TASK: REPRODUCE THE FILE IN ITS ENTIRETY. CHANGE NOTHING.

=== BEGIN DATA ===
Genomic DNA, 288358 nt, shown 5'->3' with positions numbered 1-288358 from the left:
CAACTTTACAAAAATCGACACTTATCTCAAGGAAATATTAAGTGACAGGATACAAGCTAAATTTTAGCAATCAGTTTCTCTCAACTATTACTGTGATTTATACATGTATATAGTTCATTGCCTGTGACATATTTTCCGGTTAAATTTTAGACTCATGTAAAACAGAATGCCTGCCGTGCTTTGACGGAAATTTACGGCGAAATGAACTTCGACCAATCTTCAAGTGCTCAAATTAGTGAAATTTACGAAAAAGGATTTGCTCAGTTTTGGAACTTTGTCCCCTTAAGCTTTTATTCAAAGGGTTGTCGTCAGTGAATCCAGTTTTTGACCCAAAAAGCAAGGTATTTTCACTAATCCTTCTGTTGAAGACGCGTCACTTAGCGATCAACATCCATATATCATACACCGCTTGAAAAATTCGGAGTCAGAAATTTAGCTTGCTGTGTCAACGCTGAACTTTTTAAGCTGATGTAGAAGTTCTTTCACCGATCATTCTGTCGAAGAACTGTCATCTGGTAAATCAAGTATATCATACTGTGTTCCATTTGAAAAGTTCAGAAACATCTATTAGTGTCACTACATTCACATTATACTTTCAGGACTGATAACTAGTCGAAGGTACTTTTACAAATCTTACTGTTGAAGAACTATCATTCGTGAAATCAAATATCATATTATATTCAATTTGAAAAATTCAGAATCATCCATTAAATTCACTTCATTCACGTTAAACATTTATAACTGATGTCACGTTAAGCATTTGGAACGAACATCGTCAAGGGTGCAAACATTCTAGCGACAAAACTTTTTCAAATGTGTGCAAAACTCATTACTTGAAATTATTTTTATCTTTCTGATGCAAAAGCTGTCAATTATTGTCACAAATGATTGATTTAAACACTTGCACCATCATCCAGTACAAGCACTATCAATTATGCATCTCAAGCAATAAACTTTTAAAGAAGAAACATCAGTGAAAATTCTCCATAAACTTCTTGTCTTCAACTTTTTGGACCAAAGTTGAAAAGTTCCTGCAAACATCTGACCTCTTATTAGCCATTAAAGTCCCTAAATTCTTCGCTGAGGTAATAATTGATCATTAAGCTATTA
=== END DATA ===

Genomic DNA, 288358 nt, shown 5'->3' with positions numbered 1-288358 from the left:
CAACTTTACAAAAATCGACACTTATCTCAAGGAAATATTAAGTGACAGGATACAAGCTAAATTTTAGCAATCAGTTTCTCTCAACTATTACTGTGATTTATACATGTATATAGTTCATTGCCTGTGACATATTTTCCGGTTAAATTTTAGACTCATGTAAAACAGAATGCCTGCCGTGCTTTGACGGAAATTTACGGCGAAATGAACTTCGACCAATCTTCAAGTGCTCAAATTAGTGAAATTTACGAAAAAGGATTTGCTCAGTTTTGGAACTTTGTCCCCTTAAGCTTTTATTCAAAGGGTTGTCGTCAGTGAATCCAGTTTTTGACCCAAAAAGCAAGGTATTTTCACTAATCCTTCTGTTGAAGACGCGTCACTTAGCGATCAACATCCATATATCATACACCGCTTGAAAAATTCGGAGTCAGAAATTTAGCTTGCTGTGTCAACGCTGAACTTTTTAAGCTGATGTAGAAGTTCTTTCACCGATCATTCTGTCGAAGAACTGTCATCTGGTAAATCAAGTATATCATACTGTGTTCCATTTGAAAAGTTCAGAAACATCTATTAGTGTCACTACATTCACATTATACTTTCAGGACTGATAACTAGTCGAAGGTACTTTTACAAATCTTACTGTTGAAGAACTATCATTCGTGAAATCAAATATCATATTATATTCAATTTGAAAAATTCAGAATCATCCATTAAATTCACTTCATTCACGTTAAACATTTATAACTGATGTCACGTTAAGCATTTGGAACGAACATCGTCAAGGGTGCAAACATTCTAGCGACAAAACTTTTTCAAATGTGTGCAAAACTCATTACTTGAAATTATTTTTATCTTTCTGATGCAAAAGCTGTCAATTATTGTCACAAATGATTGATTTAAACACTTGCACCATCATCCAGTACAAGCACTATCAATTATGCATCTCAAGCAATAAACTTTTAAAGAAGAAACATCAGTGAAAATTCTCCATAAACTTCTTGTCTTCAACTTTTTGGACCAAAGTTGAAAAGTTCCTGCAAACATCTGACCTCTTATTAGCCATTAAAGTCCCTAAATTCTTCGCTGAGGTAATAATTGATCATTAAGCTATTA